(from the Big Organic chapter, p157)
Along with the national list of permissible synthetics, “access to pasture,” and, for other organic animals, “access to the outdoors” indicate how the word “organic” has been stretched and twisted to admit the very sort of industrial practices for which it once offered a critique and an alternative. The final standards also demonstrate how, in Gene Kahn’s words, “everything eventually morphs into the way the world is.” And yet the pastoral values and imagery embodied in that word survive in the minds of many people, as the marketers of organic food well understand: Just look at a container of organic milk, with its happy cows and verdant pastures. Thus is a venerable ideal hollowed out, reduced to a sentimental conceit printed on the side of a milk carton: Supermarket Pastoral.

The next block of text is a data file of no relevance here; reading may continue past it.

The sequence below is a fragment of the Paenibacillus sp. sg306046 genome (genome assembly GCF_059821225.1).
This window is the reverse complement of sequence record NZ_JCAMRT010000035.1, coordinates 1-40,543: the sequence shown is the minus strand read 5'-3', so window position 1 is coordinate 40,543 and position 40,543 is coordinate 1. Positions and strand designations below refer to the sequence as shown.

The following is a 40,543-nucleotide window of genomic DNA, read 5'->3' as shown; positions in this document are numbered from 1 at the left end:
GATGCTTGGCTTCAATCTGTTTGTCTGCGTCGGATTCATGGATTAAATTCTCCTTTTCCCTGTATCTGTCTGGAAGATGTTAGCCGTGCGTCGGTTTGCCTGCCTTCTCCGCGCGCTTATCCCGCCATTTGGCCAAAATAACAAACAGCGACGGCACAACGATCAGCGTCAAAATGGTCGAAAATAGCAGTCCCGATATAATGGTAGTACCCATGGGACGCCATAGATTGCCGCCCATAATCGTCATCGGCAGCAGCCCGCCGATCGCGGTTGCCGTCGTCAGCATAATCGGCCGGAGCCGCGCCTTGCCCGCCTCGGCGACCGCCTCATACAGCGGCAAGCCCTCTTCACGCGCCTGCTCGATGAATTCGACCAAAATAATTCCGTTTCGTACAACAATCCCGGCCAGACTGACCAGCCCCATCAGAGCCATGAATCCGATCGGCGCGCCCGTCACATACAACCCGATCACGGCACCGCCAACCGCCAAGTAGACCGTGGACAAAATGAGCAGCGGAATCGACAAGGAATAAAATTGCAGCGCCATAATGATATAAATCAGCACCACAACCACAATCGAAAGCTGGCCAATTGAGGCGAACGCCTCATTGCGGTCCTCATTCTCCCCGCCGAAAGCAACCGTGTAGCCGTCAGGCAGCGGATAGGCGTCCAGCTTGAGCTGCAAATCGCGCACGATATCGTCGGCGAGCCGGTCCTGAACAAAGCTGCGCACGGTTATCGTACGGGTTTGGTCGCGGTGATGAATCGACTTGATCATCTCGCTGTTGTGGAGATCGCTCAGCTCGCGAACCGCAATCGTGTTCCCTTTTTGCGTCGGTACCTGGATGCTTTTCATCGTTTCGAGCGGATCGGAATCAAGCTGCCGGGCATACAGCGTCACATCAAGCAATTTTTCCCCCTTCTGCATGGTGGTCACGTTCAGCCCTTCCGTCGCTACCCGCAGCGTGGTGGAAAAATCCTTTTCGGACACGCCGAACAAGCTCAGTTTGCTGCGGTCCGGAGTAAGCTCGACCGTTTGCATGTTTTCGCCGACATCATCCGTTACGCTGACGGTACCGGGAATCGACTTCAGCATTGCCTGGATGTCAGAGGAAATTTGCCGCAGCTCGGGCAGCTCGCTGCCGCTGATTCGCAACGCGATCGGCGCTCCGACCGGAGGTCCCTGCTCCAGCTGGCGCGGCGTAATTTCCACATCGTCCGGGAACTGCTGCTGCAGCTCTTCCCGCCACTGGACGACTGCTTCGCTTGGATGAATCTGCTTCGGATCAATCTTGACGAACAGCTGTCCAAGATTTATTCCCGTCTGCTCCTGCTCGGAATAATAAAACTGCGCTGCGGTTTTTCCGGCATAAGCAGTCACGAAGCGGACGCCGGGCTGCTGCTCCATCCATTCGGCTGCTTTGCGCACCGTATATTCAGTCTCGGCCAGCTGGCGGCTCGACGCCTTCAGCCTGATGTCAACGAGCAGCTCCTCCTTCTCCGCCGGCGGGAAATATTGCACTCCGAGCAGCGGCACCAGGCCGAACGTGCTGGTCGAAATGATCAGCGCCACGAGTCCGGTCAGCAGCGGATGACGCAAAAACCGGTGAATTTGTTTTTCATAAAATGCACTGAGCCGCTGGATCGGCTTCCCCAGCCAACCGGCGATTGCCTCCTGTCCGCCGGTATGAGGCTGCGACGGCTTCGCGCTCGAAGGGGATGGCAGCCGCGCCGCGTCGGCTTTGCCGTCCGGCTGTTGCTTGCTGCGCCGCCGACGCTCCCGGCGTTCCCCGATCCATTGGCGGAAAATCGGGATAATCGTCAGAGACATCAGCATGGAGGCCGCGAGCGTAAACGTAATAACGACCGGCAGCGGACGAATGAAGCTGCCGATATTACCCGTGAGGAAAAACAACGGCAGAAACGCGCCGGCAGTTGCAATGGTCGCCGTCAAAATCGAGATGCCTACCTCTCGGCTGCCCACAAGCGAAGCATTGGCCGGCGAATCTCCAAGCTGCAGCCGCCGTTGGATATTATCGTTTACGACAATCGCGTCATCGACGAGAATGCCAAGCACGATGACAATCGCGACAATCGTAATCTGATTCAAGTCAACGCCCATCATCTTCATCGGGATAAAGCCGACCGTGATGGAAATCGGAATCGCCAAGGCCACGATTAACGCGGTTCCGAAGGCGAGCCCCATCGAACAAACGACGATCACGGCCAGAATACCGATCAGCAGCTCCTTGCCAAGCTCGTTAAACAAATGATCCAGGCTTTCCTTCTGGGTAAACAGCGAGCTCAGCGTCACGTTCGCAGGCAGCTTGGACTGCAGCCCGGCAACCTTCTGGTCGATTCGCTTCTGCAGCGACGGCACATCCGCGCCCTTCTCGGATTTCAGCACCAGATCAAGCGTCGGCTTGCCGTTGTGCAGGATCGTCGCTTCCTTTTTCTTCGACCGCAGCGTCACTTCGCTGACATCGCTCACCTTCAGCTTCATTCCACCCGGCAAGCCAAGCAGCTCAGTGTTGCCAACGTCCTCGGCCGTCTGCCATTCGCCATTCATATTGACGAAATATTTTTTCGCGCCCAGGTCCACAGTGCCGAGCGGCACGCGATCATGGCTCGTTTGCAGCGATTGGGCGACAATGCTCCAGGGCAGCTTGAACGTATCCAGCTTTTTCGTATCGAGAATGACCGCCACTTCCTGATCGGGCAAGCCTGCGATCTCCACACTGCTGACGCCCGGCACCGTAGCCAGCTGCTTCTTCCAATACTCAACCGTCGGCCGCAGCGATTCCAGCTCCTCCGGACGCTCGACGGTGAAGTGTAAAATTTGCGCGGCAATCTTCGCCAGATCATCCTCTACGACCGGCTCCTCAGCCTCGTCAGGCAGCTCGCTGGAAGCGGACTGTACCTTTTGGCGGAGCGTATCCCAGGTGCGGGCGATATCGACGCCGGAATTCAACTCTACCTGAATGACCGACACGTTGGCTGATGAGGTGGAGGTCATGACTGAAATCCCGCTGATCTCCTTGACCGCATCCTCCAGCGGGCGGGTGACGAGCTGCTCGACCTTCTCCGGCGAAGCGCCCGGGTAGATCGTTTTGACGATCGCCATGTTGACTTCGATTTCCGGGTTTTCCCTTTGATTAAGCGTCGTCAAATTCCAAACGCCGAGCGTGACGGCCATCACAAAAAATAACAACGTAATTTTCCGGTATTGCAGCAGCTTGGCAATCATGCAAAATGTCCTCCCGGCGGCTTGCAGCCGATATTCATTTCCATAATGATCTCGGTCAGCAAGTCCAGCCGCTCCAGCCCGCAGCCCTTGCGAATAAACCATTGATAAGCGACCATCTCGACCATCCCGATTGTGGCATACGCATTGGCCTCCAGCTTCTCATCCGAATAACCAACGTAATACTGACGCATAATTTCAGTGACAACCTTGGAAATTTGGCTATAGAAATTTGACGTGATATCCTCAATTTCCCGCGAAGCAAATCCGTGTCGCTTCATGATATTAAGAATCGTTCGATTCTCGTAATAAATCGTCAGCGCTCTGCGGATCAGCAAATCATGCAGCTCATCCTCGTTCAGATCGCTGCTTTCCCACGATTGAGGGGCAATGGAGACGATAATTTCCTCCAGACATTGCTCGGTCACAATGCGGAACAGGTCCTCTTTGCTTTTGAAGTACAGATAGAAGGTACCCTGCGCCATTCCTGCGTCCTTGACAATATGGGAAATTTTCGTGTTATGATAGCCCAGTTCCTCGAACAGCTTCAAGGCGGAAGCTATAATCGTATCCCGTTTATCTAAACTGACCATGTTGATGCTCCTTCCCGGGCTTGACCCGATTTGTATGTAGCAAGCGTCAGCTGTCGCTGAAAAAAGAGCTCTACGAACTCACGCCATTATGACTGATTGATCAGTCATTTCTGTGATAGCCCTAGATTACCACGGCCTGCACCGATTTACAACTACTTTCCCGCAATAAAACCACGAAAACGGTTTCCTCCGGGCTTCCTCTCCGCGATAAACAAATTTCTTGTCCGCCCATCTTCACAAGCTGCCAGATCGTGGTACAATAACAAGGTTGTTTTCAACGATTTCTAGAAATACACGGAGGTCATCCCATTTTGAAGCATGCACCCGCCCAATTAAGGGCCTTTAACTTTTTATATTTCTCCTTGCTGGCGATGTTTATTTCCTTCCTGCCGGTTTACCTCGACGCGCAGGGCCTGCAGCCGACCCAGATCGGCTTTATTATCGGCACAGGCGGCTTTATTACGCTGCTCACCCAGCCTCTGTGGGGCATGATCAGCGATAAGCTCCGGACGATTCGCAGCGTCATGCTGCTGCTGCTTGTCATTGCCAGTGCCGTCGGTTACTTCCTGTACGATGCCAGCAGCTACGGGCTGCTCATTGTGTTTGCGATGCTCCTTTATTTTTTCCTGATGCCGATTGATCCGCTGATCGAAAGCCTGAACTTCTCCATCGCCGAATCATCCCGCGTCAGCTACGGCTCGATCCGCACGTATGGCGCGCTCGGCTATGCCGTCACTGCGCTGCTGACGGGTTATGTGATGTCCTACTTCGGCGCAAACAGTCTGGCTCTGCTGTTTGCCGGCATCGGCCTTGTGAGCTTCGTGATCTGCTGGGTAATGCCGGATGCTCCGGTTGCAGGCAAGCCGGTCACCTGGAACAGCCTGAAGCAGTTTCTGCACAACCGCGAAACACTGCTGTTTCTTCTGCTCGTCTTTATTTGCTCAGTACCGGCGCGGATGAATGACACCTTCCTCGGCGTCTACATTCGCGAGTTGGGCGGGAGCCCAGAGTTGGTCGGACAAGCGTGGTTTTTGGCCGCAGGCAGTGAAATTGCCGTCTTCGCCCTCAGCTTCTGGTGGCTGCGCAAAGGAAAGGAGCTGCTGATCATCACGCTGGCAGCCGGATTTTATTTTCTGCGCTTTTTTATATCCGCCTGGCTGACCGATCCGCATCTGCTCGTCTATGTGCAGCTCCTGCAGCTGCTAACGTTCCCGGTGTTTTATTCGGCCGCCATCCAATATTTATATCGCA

Was going to stop there, but an interesting counterpoint follows:
Get over it, Gene Kahn would say. The important thing, the real value of putting organic on an industrial scale, is the sheer amount of acreage it puts under organic management. Behind every organic TV dinner or chicken or carton of industrial organic milk stands a certain quantity of land that will no longer be doused with chemicals, an undeniable gain for the environment and the public health.